The following is a recipe for a mineral water containing magnesium and bicarbonate.

Magnesium hydroxide powder is dissolved in a plain bottle of carbonated mineral water resulting in magnesium bicarbonate. This reaction causes the $\ce{CO2}$ to be consumed and the bottle caves in on itself.

But when I added the supplement MSM (methylsulfonylmethane) and the bottle is shaken, the water inside fizzes and pressure builds up again.

So my question: what causes the bottle to re-pressurize and fizz?

And is it still safe to drink, maintaining the original minerals, magnesium bicarbonate and msm?


On the reactions happening

It helps to have clear view of what actually happens at what point of the experiment. Before you add anything to your mineral water, $\ce{CO2}$ and water are in the following equilibrium (I am explicitly ignoring all other ions present, even if they are not spectator ions because they too can take part in acid-base equilibria):

$$\ce{CO2 (g) + H2O <=> CO2 (aq) + H2O <=> H2CO3 <=>\\ <=> HCO3- + H+ <=> CO3^2- + 2 H+}\tag{1}$$ $$\ce{CO2 (g) + 3 H2O <=> CO2 (aq) + H2O <=> H2CO3 + 2 H2O <=> \\ <=> HCO3- + H3O+ <=> CO3^2- + 2 H3O+}\tag{1'}$$

(Equation (1') is merely an equvalen version of equation (1) with extra water molecules to show that naked $\ce{H+}$ does not exist in solution.)

Under equilibrium conditions, most of the $\ce{CO2}$ is either dissolved ($\ce{(aq)}$) or present as minute gas bubbles ($\ce{(g)}$) and the amount of carbonic acid is rather low. Adding $\ce{Mg(OH)2}$, an Arrhenius and Brønsted base, shifts these equilibria rightwards by consuming protons:

$$\ce{Mg(OH)2 (s) + 2 H+ <=> Mg^2+ (aq) + 2 OH- (aq) + 2 H+ <=>> Mg^2+ (aq) + 2 H2O}\tag{2}$$

Since reaction (2) will actively push equilibrium (1) rightwards, gaseous $\ce{CO2}$ is dissolved and then reacted, lowering the bottle’s overall pressure. Now you are adding methylsulphonylmethane. This compound can act as an Arrhenius and Brønsted acid by the following equation:

$$\ce{H3C-SO2-CH3 <=> H3C-SO2-CH2- + H+}\tag{3}$$

Hence, it is able to shift equilibrium (1) back leftwards, counteracting the force of reaction (2). The acidity of dimethyl sulphone (as it is also called) is due to the strong $-I$ effect of the sulphone group, which has a formal $\ce{S^2+}$ atom in its centre. The resulting anion can be understood in a similar way as phosphorus ylides can.

Since equation (3) pushes the equilibrium (1) leftwards, it again becomes more favourable to release $\ce{CO2}$ into the surroundings, i.e. form gaseous $\ce{CO2}$, i.e. increase the bottle’s pressure.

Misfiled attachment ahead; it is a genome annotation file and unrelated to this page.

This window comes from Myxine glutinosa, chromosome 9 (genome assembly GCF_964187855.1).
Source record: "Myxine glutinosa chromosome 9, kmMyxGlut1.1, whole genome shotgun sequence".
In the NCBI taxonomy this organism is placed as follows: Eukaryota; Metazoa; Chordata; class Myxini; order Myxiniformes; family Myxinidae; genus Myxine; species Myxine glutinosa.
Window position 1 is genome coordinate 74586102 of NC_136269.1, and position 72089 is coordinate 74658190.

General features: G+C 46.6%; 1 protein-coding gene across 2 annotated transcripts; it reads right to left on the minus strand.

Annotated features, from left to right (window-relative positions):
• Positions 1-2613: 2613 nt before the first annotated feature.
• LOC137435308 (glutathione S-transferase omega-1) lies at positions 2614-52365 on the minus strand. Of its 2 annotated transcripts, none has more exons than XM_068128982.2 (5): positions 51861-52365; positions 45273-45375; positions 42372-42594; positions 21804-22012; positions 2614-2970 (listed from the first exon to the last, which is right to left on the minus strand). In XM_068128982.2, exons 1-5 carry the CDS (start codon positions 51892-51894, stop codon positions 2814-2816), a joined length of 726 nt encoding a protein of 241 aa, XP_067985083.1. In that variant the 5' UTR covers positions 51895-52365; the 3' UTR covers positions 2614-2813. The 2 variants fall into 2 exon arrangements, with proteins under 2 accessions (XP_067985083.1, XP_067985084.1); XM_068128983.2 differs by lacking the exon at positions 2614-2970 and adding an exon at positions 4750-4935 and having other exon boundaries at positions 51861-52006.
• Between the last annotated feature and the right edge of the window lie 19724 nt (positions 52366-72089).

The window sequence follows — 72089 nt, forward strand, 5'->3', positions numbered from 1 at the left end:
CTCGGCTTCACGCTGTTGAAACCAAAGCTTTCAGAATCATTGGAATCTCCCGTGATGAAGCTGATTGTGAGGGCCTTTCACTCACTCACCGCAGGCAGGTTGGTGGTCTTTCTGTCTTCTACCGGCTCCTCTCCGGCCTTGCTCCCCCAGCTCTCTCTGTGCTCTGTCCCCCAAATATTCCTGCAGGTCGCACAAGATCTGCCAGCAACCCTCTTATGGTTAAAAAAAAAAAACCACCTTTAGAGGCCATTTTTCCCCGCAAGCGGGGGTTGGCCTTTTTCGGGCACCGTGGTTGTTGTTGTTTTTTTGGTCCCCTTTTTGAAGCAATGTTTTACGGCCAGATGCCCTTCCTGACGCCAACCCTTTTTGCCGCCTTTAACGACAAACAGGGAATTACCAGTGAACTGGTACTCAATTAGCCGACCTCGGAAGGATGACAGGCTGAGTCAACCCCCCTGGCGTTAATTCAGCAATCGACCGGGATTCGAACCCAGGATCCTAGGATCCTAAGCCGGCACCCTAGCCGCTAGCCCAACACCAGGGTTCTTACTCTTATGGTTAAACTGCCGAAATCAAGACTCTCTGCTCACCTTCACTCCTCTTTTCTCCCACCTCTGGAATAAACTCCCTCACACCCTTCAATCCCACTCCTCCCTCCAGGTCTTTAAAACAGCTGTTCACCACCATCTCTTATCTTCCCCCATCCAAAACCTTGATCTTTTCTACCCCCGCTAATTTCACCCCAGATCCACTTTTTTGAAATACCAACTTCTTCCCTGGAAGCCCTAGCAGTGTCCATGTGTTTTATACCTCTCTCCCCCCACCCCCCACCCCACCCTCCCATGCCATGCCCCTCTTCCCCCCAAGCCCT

On the safety aspects

You should never drink anything that has come into contact with laboratory grade chemicals. These are not tested to be safe for consumption, they are tested and controlled only to be safe for use in a lab (and hence in chemical reactions). There is at least one urban legend of a fatal accident happening due to mixed-up chemical bottles.

That taken care of, it seems that dimethyl sulphone be a relatively safe additive. According to Wikipedia, its $\mathrm{LD_{50}}$ value is larger than $17.5~\mathrm{g / kg}\text{ body mass}$, making it a safe chemical. It is sold as a dietary supplement, showing that the risk seems to be very low. As such, it will probably be safe to drink the soda after addition of both compounds, provided the pH value is where it should be (i.e. dimethyl sulphone has been added sufficiently to counteract the pH increase induced by $\ce{Mg(OH)2}$.)

  • $\begingroup$ I have to disagree with the second part of the answer. The pKa of MSM is around 31 which is waaay more than for carbonic acid or bicarbonate ion. MSM is an extremely weak acid and there is no way that it will shift the acid/base equilibrium to any visible extent. I guess that the evolution of carbon dioxide after addition of MSM is a physical action, most likely it decreases the solubility of CO2 by disrupting the hydrogen bond network of water. $\endgroup$ – vapid Aug 29 '16 at 12:20

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